Outlast 2 Impressions, Not for the Faint of Heart

Developers Red Barrels are back with the follow-up title to the original Outlast, which was one of the scariest games in recent times. The game had cliché horror moments like jump scares, dark corridors, and high-speed chases from scary looking creatures. But on top of all that cliche nonsense, Red Barrels managed to hook the player with an engaging story. They manage to do this in Outlast 2 as well, however, it is 10x better than the original thanks to excellent world building and lore.

Outlast 2 takes place in the middle of nowhere in Arizona. You play as Blake Langermann, a cameraman for your wife Lynn. You two are investigating a very brutal murder when your helicopter crashes. After surviving the crash, you come to learn that your wife has been taken by a very strange group of people. This is where the story kicks off, and this will be the last details of the story I recap as I feel a story like this should be experienced from knowing as little as possible.

The horror genre will need to be something you’re comfortable with if you wish to see Outlast 2 to the end. I’m a massive horror junkie and it only took to about a half hour before I started to feel this sense of dred while playing the game. Turning the corner, opening a window, or unlocking a door always had my adrenaline on high alert. Jump scares come in good spurts and is not overly used which is great because jump scares are cheap scares that prove that your film/game is not as scary as it should be.

The scariest moments of Outlast 2 is when you’re alone in a cornfield under the bright light of the moon shining down; not knowing if someone is watching you, the feeling of eyes on the back of your neck, and Outlast 2 captures this precious feeling over and over again throughout the entire game.

Going in blind to the world just as Blake does, manages to capture the sense of surprise, horror, and suspense much better. As I stated before, Red Barrels manage to really emphasize on the story thanks to great worldbuilding. The towns you’ll come across are dated, houses are crippled and have seen their day.

Running around, looking for bandages (health), documents (collectibles) and batteries (night vision for the camera) are gameplay mechanics that are very familiar with the original title that made its way over to the sequel. For the first few hours its fun, being conservative of both your camera and your bandages is suspenseful, but after a couple of hours of running in the dark trying to conserve your battery, just to die at the end of the road just isn’t as fun.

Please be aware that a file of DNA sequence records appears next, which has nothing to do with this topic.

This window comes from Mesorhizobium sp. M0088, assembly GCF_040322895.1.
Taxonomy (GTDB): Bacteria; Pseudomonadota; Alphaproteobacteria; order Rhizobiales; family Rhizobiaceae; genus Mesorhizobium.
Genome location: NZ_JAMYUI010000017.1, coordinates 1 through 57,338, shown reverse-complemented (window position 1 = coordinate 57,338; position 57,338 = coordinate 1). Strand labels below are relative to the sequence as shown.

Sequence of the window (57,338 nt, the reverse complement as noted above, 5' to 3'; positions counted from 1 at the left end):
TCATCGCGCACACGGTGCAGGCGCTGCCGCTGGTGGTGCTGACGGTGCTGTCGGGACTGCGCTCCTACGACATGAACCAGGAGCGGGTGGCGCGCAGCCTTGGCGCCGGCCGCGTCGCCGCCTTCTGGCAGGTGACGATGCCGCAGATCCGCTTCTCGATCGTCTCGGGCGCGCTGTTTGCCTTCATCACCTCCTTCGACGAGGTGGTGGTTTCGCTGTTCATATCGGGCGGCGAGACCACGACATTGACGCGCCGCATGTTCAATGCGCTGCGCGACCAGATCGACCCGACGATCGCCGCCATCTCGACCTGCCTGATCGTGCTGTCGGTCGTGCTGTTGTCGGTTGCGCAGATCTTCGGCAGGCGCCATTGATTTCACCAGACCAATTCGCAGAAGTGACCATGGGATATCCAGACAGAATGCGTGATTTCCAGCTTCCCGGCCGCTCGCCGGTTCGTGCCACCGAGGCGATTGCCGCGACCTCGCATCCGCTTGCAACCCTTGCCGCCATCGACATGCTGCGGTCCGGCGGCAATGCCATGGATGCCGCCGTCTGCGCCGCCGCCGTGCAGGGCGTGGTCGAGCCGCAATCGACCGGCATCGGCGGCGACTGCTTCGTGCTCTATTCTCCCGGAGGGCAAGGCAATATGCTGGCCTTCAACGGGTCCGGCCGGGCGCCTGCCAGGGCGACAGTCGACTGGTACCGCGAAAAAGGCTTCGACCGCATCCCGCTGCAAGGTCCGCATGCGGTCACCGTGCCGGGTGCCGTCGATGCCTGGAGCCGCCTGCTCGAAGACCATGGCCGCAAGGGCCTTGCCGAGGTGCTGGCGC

This is where the game starts taking a downhill turn. As scary as the game can be – and it can be pretty darn scary – it starts to lose the horror element due to the games trial and error gameplay. When a big enemy is hunting you and it’s a one shot kill, you’re on your toes, hearts racing and your too scared to make your character move. However, once you do make a move and inevitably die, that sense of horror leaves your body. The thing you were once petrified of is now not so scary, but rather really frustrating.

And I would love to say this only happens a couple times, however, I sadly cannot. The game relies way too much on this implemented trial and error mechanic. After the 5th-6th try, your going to get fed up with the game and will want to walk away from it for a little bit. Outlast 2 manages to instill the fear, but can’t seem to maintain it.

They are some very cool set pieces like the hallucination flashbacks to Blake in Elementary School, however, the after a couple of the tedious set pieces, the game starts to get a little repetitive. Repetitive gameplay only works in some games, horror games, in particular, cannot and should not use this hack.

Just like the original title, the game drags to the point that you start to lose interest and instead start getting frustrated with the game entirely. Wondering to yourself “why I am playing this horror game in a trial and error fashion?” and ” is this game going to pay off at the end?” Well, that depends on each player.

Despite the repetitive gameplay, familiar set pieces, and dragged story, Outlast 2 manages to be a huge upgrade to the original. The world that Red Barrels built is phenomenally scary, graphics and lighting are impeccable, but this could easily go to waste if the game serves too difficult to the player.

If you are a horror fan or liked the original Outlast, then Outlast 2 is definitely for you. It’s scary, tense, suspenseful, and filled with high adrenaline set pieces; however, if you feel that repetitive back and forth objectives, one-shot kills, and a trial and error mechanic are not for you, I would advise you skip Outlast 2 and maybe watch the game on YouTube as the game is still super scary to watch.